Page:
There are some misconceptions about Reiki, so I’m hoping you could clear those up.
Like for instance, does Reiki allow you to read my mind?
(Laughs) No. It might allow me to be sensitive to how your thoughts or energy…
My state of being?
Yeah, [it allows you to] sort of have a sensitivity [to those things].
Does it allow you to see the future?
(Laughs) I see what you’re saying. No, I would say it’s not prognosticating.
In general, if I say I want to feel “happy,” could it do that?
Oh, yeahhhh. I think so.
So how did you go about finding a place to start learning? Was it through a teacher or a class?
Well, my teacher [was] the one that asked me if I wanted to learn [in the first place].
So then you just started doing lessons with her?
No, you do a course, there’s very specific coursework you do.
Are there stages of learning [Reiki], or is it just one fell swoop, beginning to end?
I think traditionally, the traditional [teaching] lineage is from Dr. [Mikao] Usui. What I do is [called] a Shakti Usui lineage. Shakti refers to cosmic energy, [and] Usui is the name of the creator. But, the traditional training is first — level one — which basically allows you to work on yourself. Because healing always begins with you, right? You learn to work on yourself with level one, and you can work on plants or animals, like you can do [Reiki on] your pets — but you couldn’t, or wouldn’t, or shouldn’t do other people.
That’s just level one?
Yes, level one is self-healing, and then level two [is when] you can begin to work on other people. And then, level three is [the] master [level]. [After that,] you can open a practice.
What was it like at the beginning, learning Reiki?
At the beginning, for me it was… Uhhh, what’s a good word for… It was enlivening in a way, and validating.
You were validated?
I was validating…
Right, something in me that felt comfortable with a sensitivity about energy. I think I’ve always had, but I never really knew what to call it.
Would you consider it an awakening of sorts?
Mmm well, so what you do, it’s actually an ‘attunement.’ So it could be called sort of an awakening. You learn the positions and all the academic stuff, of course, but mostly the training is [about] attunement. I think that might be changing, but the way that I got it was you actually get attuned to the Reiki symbols, to what Dr. Usui discovered in his enlightened moment, which was what got passed [down] to his students.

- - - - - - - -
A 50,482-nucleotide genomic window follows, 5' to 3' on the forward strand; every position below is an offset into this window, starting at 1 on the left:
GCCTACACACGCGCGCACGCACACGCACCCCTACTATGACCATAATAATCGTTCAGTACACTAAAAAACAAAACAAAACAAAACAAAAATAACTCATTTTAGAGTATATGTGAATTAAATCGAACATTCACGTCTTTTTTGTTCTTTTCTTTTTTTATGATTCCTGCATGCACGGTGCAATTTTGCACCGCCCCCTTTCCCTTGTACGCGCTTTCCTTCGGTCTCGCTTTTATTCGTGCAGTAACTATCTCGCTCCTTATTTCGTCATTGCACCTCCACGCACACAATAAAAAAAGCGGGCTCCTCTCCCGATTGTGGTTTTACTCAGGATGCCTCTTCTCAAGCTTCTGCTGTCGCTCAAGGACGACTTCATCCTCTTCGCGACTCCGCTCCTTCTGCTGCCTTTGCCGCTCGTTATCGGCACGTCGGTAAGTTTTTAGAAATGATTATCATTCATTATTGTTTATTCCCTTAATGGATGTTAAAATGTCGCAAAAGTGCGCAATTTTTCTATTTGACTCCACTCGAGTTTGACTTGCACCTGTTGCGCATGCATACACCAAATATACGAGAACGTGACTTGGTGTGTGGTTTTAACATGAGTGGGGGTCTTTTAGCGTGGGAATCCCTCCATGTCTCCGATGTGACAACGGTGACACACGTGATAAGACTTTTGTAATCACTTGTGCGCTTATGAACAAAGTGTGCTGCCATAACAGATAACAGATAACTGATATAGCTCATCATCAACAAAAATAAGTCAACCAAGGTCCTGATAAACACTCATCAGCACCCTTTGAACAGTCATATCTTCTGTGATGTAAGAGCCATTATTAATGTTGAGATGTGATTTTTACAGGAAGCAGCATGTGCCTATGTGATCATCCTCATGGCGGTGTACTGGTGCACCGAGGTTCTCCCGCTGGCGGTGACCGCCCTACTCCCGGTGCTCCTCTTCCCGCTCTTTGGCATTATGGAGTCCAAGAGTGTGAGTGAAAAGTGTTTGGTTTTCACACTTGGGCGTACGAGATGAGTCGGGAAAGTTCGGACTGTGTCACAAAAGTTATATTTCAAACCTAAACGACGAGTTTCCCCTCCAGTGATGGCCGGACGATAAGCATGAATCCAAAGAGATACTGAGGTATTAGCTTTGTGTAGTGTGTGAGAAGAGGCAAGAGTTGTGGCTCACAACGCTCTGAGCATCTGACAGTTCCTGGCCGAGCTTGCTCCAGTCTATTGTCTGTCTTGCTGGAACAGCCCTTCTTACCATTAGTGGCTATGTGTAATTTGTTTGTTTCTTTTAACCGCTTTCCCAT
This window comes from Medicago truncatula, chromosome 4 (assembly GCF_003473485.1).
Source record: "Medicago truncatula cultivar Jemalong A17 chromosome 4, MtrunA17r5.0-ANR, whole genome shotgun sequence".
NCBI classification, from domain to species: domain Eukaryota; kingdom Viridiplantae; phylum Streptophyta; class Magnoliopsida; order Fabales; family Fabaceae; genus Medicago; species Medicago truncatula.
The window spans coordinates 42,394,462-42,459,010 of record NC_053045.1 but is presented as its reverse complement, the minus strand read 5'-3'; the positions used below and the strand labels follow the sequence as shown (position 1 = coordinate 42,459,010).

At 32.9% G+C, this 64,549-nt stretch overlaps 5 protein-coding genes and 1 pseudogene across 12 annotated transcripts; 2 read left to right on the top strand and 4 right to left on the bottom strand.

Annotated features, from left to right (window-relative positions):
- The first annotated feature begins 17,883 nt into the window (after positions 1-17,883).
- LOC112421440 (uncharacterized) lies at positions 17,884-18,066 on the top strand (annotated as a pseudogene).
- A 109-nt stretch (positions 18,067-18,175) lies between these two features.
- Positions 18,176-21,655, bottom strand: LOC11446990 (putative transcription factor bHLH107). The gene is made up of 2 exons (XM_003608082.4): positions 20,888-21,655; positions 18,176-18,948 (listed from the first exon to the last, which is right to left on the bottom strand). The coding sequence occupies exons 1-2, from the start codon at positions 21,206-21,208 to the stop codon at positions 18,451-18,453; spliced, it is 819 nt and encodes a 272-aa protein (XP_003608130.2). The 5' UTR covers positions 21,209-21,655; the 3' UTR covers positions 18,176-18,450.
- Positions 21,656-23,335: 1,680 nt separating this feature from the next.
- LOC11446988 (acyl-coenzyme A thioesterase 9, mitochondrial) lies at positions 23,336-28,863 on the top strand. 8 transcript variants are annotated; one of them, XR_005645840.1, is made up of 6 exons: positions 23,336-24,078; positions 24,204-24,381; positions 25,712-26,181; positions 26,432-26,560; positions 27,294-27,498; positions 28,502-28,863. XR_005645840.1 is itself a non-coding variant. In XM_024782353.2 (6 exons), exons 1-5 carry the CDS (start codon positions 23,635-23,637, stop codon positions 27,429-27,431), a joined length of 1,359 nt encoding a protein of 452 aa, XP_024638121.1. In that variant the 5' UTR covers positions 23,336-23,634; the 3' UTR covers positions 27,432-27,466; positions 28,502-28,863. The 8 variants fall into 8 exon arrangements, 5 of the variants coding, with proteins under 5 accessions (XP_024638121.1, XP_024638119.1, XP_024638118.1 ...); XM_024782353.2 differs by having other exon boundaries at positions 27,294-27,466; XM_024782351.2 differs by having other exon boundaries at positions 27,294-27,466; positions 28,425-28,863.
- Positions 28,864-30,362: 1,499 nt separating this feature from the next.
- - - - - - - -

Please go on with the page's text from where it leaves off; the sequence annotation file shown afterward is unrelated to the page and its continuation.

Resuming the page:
Reiki Attunement Side Effects (What To Expect) | Source: Reiki Guide/YouTube
So if it is this intrinsic supernatural sense that you’re getting attuned to…
Well, I wouldn’t call it supernatural. I’d call it very natural.
But it is somewhat intrinsic, you have it and you get attuned to it.
So how does one improve at Reiki?
[With] all of these things, everybody has all of it. Anyone with the desire could certainly do it. It’s not magic. It’s magical, it feels magical, but you don’t have to have any special… Here’s the thing, it’s like any skill. It’s like wine tasting, you have to taste a lot of wine to be able to look for the notes. The more Reiki you do, the more sensitive you get. Some people feel heat in their hands, some people feel bubbly or sparkly, or you might just have a sense, you don’t quite know what it is. The more you practice, the more you’re able to tune into how the information comes.
How often did you practice when you were learning, and how often do you practice now?
Oh, when I was learning, I was practicing every day.
What does a typical Reiki session look like?
Well first, you would clear the space. Decide where you’re going to do it and clear the space energetically. Either sage it, use chanting, or do something to clear the energy. And then I would invite the person in. I would first talk to them, and I would say, “Why are you here? What is it that’s bothering you, what is it that brings you here? Is there anything you want me to know about, physically, emotionally?” And I would also ask, “Is it ok if I touch you?” Because I use my hands, but you don’t have to use your hands; some Reiki masters don’t use touch at all. I actually like to touch, so I ask for permission. Then, I would get them comfortable, on the floor, or wherever, preferably laying on their back, covered, so [that] they’re warm, so they’re relaxed and at ease. And once we’ve had our conversation, I might light a candle, or sage, to clear out any energy that got stuck in the conversation. And then there’s a beginning — an actual ceremonial beginning.